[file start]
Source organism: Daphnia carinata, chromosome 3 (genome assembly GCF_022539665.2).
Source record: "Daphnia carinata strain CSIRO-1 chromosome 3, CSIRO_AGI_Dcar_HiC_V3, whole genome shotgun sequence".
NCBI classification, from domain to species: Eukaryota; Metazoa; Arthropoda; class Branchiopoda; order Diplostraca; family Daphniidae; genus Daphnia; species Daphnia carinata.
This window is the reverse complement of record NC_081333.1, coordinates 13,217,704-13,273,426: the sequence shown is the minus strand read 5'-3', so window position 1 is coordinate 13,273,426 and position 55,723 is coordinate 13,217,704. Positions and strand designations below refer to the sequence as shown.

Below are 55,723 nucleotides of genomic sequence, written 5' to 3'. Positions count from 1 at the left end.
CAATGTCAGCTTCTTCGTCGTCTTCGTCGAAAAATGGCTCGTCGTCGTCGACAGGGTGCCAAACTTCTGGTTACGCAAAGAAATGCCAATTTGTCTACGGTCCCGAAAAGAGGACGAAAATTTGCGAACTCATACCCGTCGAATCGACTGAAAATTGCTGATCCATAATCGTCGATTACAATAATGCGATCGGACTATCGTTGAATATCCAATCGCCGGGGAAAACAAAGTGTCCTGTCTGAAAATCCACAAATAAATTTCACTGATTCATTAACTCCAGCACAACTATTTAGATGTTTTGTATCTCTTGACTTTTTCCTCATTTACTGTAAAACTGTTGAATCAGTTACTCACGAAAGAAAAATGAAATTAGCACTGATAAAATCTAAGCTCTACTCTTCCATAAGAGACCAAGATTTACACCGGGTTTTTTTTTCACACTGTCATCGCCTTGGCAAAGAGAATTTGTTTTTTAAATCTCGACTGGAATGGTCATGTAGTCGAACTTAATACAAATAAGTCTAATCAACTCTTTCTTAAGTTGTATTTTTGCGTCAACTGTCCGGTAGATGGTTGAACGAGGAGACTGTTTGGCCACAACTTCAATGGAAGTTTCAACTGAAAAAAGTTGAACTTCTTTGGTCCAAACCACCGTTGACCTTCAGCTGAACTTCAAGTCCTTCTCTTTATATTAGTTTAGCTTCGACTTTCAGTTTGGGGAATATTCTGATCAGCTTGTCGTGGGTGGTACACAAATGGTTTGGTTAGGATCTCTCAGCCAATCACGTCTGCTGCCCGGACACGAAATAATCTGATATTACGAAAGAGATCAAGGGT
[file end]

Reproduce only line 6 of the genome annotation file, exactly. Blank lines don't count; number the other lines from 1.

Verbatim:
CAATGTCAGCTTCTTCGTCGTCTTCGTCGAAAAATGGCTCGTCGTCGTCGACAGGGTGCCAAACTTCTGGTTACGCAAAGAAATGCCAATTTGTCTACGGTCCCGAAAAGAGGACGAAAATTTGCGAACTCATACCCGTCGAATCGACTGAAAATTGCTGATCCATAATCGTCGATTACAATAATGCGATCGGACTATCGTTGAATATCCAATCGCCGGGGAAAACAAAGTGTCCTGTCTGAAAATCCACAAATAAATTTCACTGATTCATTAACTCCAGCACAACTATTTAGATGTTTTGTATCTCTTGACTTTTTCCTCATTTACTGTAAAACTGTTGAATCAGTTACTCACGAAAGAAAAATGAAATTAGCACTGATAAAATCTAAGCTCTACTCTTCCATAAGAGACCAAGATTTACACCGGGTTTTTTTTTCACACTGTCATCGCCTTGGCAAAGAGAATTTGTTTTTTAAATCTCGACTGGAATGGTCATGTAGTCGAACTTAATACAAATAAGTCTAATCAACTCTTTCTTAAGTTGTATTTTTGCGTCAACTGTCCGGTAGATGGTTGAACGAGGAGACTGTTTGGCCACAACTTCAATGGAAGTTTCAACTGAAAAAAGTTGAACTTCTTTGGTCCAAACCACCGTTGACCTTCAGCTGAACTTCAAGTCCTTCTCTTTATATTAGTTTAGCTTCGACTTTCAGTTTGGGGAATATTCTGATCAGCTTGTCGTGGGTGGTACACAAATGGTTTGGTTAGGATCTCTCAGCCAATCACGTCTGCTGCCCGGACACGAAATAATCTGATATTACGAAAGAGATCAAGGGT